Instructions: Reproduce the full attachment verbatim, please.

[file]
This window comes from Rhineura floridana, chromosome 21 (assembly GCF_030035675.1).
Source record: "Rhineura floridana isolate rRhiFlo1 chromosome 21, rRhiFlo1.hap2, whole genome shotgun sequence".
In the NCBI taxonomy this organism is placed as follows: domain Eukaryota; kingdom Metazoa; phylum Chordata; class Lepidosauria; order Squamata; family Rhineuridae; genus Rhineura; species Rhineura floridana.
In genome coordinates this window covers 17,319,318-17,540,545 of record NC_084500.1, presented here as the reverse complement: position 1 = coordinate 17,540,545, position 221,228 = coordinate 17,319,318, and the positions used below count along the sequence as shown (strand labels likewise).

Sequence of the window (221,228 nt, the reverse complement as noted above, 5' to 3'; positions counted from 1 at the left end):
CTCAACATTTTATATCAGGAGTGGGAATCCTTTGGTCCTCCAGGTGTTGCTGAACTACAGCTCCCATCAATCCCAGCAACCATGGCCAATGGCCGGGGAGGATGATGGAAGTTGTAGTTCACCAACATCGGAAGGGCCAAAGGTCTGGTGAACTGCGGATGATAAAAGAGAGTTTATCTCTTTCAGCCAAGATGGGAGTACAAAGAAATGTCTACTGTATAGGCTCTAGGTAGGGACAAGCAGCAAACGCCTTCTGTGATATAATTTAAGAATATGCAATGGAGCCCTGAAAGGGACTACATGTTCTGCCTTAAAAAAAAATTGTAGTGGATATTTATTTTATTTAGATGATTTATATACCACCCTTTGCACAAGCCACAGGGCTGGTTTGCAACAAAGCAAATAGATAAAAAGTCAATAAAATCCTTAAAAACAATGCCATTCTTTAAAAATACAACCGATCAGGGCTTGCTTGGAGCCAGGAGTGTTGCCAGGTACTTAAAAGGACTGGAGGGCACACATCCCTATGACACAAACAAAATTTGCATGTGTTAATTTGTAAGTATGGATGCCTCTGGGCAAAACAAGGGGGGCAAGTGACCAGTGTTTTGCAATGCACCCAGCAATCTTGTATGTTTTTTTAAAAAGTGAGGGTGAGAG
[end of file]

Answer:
This window comes from Rhineura floridana, chromosome 21 (assembly GCF_030035675.1).
Source record: "Rhineura floridana isolate rRhiFlo1 chromosome 21, rRhiFlo1.hap2, whole genome shotgun sequence".
In the NCBI taxonomy this organism is placed as follows: domain Eukaryota; kingdom Metazoa; phylum Chordata; class Lepidosauria; order Squamata; family Rhineuridae; genus Rhineura; species Rhineura floridana.
In genome coordinates this window covers 17,319,318-17,540,545 of record NC_084500.1, presented here as the reverse complement: position 1 = coordinate 17,540,545, position 221,228 = coordinate 17,319,318, and the positions used below count along the sequence as shown (strand labels likewise).

Sequence of the window (221,228 nt, the reverse complement as noted above, 5' to 3'; positions counted from 1 at the left end):
CTCAACATTTTATATCAGGAGTGGGAATCCTTTGGTCCTCCAGGTGTTGCTGAACTACAGCTCCCATCAATCCCAGCAACCATGGCCAATGGCCGGGGAGGATGATGGAAGTTGTAGTTCACCAACATCGGAAGGGCCAAAGGTCTGGTGAACTGCGGATGATAAAAGAGAGTTTATCTCTTTCAGCCAAGATGGGAGTACAAAGAAATGTCTACTGTATAGGCTCTAGGTAGGGACAAGCAGCAAACGCCTTCTGTGATATAATTTAAGAATATGCAATGGAGCCCTGAAAGGGACTACATGTTCTGCCTTAAAAAAAAATTGTAGTGGATATTTATTTTATTTAGATGATTTATATACCACCCTTTGCACAAGCCACAGGGCTGGTTTGCAACAAAGCAAATAGATAAAAAGTCAATAAAATCCTTAAAAACAATGCCATTCTTTAAAAATACAACCGATCAGGGCTTGCTTGGAGCCAGGAGTGTTGCCAGGTACTTAAAAGGACTGGAGGGCACACATCCCTATGACACAAACAAAATTTGCATGTGTTAATTTGTAAGTATGGATGCCTCTGGGCAAAACAAGGGGGGCAAGTGACCAGTGTTTTGCAATGCACCCAGCAATCTTGTATGTTTTTTTAAAAAGTGAGGGTGAGAG